Nuala Haughey: The first official report on the workings of the Regulation of Lobbying Act 2015 offers important insights into how the new transparency regime is working after less than a year in operation.
Since the law came into force in September 2015, a total of 1,338 registrants have signed up for the register and filed 4,548 returns.
It could only be expected that a novel regulatory system of this kind would take some time to bed down. Certainly, the Standards in Public Office Commission has been very proactive in terms of outreach, stakeholder engagement and public information.
Its Annual Report published this week highlights a range of practical questions and challenges thrown up by the law, which obliges lobbyists to self-report their lobbying activities on a public register on a quarterly basis. Many of the teething problems identified revolve around the fundamental question of “what exactly is lobbying?”
This is a question that those organisations and individuals who come within the scope of the law must now ask themselves each time they have a brief chat, social encounter, formal meeting, email exchange or even a Twitter conversation with Designated Public Officials – DPOs, aka, the lobbied.
For example, if a senior civil servant telephones an individual working for a registered advocacy organisation and seeks their views in relation to a public policy development that they have a particular interest in, this could well be legally considered lobbying.
This is regardless of the fact that the lobbyist did not initiate the contact with the DPO. Furthermore, the onus for registering this communication on the lobbying register lies with the advocacy organisation, not the DPO.
Onus to report activities is on lobbyists, not the lobbied
The very essence of the Irish regime is that the onus is exclusively on lobbyists to declare their lobbying activities. The law does not include any requirements for the lobbied (DPOS) to register, submit returns or validate information contained in the returns submitted by lobbyists.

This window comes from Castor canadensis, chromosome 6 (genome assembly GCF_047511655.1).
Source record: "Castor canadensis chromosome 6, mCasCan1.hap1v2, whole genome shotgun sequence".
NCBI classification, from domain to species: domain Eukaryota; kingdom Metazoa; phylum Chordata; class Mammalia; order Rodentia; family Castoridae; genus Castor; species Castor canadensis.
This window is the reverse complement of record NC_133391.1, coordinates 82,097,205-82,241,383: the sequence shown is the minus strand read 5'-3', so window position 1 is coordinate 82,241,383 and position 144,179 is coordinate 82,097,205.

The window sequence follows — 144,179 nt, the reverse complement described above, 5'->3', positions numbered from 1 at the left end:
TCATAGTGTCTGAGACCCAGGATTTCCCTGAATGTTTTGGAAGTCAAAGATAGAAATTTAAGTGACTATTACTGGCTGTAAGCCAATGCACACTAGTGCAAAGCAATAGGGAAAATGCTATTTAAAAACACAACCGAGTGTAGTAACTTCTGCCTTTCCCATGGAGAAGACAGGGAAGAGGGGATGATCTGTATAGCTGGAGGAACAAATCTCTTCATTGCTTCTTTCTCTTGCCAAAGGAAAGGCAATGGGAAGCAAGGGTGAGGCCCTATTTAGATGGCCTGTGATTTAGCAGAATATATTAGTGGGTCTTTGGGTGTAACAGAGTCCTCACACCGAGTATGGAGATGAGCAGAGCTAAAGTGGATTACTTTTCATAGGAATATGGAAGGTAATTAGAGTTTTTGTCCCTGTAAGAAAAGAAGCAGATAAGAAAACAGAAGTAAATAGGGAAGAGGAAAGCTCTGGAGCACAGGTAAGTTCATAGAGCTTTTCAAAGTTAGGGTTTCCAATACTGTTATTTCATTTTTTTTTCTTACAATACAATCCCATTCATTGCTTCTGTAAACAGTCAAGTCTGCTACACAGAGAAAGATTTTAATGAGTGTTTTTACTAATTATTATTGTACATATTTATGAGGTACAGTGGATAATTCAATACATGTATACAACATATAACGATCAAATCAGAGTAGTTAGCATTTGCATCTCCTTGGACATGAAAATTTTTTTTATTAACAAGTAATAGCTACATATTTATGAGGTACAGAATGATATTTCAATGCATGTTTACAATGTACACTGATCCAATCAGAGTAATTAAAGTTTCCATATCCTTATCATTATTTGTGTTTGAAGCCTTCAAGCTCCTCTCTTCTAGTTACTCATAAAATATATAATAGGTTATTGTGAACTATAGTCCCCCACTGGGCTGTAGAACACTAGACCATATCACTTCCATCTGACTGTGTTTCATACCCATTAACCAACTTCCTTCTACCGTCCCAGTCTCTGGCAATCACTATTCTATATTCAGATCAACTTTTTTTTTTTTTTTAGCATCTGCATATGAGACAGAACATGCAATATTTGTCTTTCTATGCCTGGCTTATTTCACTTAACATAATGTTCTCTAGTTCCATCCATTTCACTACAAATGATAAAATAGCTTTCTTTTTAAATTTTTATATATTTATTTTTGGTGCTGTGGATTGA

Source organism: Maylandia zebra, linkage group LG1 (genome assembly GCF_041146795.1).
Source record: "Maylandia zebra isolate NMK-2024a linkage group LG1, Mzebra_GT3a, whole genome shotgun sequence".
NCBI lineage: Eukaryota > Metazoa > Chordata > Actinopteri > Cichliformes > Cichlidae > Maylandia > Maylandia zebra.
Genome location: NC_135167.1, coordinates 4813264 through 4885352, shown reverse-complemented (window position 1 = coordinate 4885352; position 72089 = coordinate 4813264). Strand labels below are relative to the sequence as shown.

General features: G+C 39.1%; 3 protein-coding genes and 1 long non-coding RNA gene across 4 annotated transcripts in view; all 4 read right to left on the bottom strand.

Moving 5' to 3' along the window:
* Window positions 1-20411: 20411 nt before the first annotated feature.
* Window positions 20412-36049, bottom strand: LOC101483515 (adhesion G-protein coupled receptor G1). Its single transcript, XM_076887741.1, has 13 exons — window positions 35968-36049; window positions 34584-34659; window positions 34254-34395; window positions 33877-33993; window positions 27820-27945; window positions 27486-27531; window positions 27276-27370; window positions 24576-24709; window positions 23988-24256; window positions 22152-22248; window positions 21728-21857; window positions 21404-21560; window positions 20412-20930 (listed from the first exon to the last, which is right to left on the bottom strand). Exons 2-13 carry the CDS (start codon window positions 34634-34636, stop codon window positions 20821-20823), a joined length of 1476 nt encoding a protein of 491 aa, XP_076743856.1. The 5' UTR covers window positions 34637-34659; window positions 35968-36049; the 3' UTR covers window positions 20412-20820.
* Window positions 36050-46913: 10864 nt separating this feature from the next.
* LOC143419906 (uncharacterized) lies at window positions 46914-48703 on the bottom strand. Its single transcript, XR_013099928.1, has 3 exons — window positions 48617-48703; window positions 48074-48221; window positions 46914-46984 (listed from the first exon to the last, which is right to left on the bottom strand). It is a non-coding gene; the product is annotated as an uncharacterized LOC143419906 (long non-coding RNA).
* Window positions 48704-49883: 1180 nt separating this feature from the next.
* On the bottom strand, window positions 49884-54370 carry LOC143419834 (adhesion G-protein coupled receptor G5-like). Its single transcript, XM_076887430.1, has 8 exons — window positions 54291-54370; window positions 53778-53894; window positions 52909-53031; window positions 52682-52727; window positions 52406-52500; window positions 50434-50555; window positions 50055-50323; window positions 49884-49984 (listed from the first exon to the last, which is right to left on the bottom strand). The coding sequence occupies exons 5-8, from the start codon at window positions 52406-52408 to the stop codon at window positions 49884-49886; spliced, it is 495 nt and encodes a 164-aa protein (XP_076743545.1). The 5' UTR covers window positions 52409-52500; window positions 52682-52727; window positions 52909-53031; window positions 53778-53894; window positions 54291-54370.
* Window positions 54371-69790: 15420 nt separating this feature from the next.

The Annual Report notes that there have been suggestions, including from some DPOS, that requiring public officials to validate returns in which they are named as being lobbied would provide added assurance of the accuracy of information submitted.
This dual track approach is one that may need to be considered, and should certainly be up for discussion as part of the scheduled one year review of the legislation later this year.
One method could be to require DPOs to file a brief report on their communications with lobbyists, logging details including the date, place, and subject matter of the lobbying contact.
Another approach that would allow for some cross-checking of activities would be to require all DPOs to routinely publish their official diaries or meeting schedules online – this is something that some DPOs routinely do already.
For example the Dublin Inquirer recently accessed the appointments diary of the Dublin City Chief Executive under Freedom of Information, and cross-checked it against the lobbying register. This exercise in itself raised some interesting questions about what exactly is lobbying and the reliability of the self-reporting regime.
Strength of self-reporting regime lies in capturing meaningful data
Placing the reporting obligation on lobbyists may seem somewhat asymmetrical, but one of the key strengths of the register as a transparency tool is that it can do what public sector disclosure cannot.
That is to capture information only known to lobbyists about what they want to achieve with their lobbying activities.
The register require lobbyists to describe in their own words the “intended results” of their lobbying activities. This is information that is clearly of significant public interest.
Yet the clarity and quality of the information supplied by lobbyists under this field on the lobbying returns varies considerably. In some returns on the database, it is not sufficiently clear what exactly the intended results are, while in others there is so much detail supplied that it reads like a cut and paste from a press release.
With thousands of returns being filed each three month reporting period, it is not practically possible for the Standards Commission to do a proper quality control check on each.
But if the register is to prove its worth as an effective tool for public scrutiny of attempts to influence policy, the lobbying returns must be sufficiently clear and have sufficient information to allow citizens and interest groups to fact-check or counter arguments put forward by lobbyists. For this to happen, it is vital that the register captures accurate and meaningful qualitative data on what lobbyists want.
Nuala Haughey is a Project Manager for TASC on Open Government and Democratic Accountability